A LOFTY INGREDIENT
Despite its name, Peru Balsam actually comes from a tree native to Central America, Myroxylon balsamum var. pereirae. This balm, cultivated and produced in the mountainous region of El Salvador’s La Libertad department, is known for its medicinal, cosmetic, aromatic, and gastronomic properties. To produce the substance, balsameros (the harvesters) must respect a lengthy and sometimes dangerous resin-extraction process. They climb up the tree to several meters off the ground, heat the bark with a burning torch, then collect the precious balsam that flows from the wound.
AN ENDANGERED SUPPLY CHAIN
The Peru Balsam supply chain is fettered by a multitude of challenges that have generated a negative dynamic: production in decline since the mid-1990s, a lack of innovation, market instability, harsh production conditions. The younger generations are turning their backs on balsamero work, seen as unstable, high-risk employment. Local communities are gradually losing their primary source of income, and there is significant environmental impact, as well: Diversification has become essential to survival and is leading to deforestation in areas formerly reserved for balsam trees and natural forest.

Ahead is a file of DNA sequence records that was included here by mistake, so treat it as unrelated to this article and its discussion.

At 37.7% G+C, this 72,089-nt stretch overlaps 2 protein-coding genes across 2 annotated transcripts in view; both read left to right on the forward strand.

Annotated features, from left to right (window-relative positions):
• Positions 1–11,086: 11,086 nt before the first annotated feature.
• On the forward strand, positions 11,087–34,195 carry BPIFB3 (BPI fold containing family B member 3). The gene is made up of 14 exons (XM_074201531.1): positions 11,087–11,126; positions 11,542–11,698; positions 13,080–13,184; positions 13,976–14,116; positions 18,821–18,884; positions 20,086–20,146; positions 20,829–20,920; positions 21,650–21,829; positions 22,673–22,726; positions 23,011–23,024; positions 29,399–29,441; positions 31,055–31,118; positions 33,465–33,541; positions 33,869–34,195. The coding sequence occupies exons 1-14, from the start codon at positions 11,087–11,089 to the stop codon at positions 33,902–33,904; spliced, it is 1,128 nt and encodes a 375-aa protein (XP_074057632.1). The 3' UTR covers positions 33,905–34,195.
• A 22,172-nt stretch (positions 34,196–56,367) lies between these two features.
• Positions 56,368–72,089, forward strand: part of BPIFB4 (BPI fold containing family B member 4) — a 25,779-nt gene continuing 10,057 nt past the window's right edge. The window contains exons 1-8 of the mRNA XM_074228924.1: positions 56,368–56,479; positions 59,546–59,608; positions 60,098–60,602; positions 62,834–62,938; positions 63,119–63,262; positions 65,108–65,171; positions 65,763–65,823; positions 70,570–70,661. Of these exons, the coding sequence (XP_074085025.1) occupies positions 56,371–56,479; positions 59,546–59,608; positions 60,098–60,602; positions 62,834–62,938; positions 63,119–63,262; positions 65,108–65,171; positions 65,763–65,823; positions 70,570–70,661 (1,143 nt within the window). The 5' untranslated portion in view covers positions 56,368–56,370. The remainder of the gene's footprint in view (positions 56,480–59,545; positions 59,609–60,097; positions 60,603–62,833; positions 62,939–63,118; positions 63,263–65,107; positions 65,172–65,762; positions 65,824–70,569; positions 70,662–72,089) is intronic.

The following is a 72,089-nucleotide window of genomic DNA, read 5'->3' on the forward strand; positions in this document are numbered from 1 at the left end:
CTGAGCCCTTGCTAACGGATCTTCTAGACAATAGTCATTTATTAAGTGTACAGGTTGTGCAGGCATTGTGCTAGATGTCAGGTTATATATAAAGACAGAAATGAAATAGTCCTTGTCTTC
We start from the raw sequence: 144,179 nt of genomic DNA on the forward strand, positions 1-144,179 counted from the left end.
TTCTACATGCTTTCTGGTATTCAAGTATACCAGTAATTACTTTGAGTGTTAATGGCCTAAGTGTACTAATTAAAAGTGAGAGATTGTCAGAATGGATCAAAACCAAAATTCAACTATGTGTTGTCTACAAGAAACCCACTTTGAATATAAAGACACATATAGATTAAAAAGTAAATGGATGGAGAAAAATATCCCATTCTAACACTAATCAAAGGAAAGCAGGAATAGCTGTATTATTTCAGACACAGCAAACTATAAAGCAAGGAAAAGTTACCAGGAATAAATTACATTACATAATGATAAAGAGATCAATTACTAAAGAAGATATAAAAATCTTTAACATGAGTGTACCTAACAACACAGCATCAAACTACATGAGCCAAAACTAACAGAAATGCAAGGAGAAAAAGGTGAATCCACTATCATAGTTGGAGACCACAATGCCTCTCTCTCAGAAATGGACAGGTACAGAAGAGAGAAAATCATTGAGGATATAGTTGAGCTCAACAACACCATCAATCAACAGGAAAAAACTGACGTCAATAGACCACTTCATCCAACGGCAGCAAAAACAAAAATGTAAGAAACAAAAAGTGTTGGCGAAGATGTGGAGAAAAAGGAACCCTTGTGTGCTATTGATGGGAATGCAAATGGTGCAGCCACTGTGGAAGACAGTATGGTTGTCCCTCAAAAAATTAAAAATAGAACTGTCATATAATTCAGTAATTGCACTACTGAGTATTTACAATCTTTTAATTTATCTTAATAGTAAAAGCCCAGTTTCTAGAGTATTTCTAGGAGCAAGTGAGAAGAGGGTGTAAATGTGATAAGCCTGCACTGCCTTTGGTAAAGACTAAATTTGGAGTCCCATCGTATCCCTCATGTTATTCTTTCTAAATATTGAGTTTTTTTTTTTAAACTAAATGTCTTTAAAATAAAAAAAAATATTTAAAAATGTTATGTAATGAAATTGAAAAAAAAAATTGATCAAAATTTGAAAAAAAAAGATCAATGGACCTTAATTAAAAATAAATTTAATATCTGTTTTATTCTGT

An on-the-ground evaluation of the supply chain was conducted in 2013 and revealed two major concerns:
The first steps to be taken involved alerting international buyers to the balsameros’ situation. A guide to best practices and commitments at all levels of the supply chain was shared with supply-chain stakeholders.
It is essential to implement change in the resin extraction process. The NRSC supported awareness-raising campaigns and technical training workshops to improve balsamero safety on production sites, indispensable initiatives to ensuring a sustainable and more prosperous future.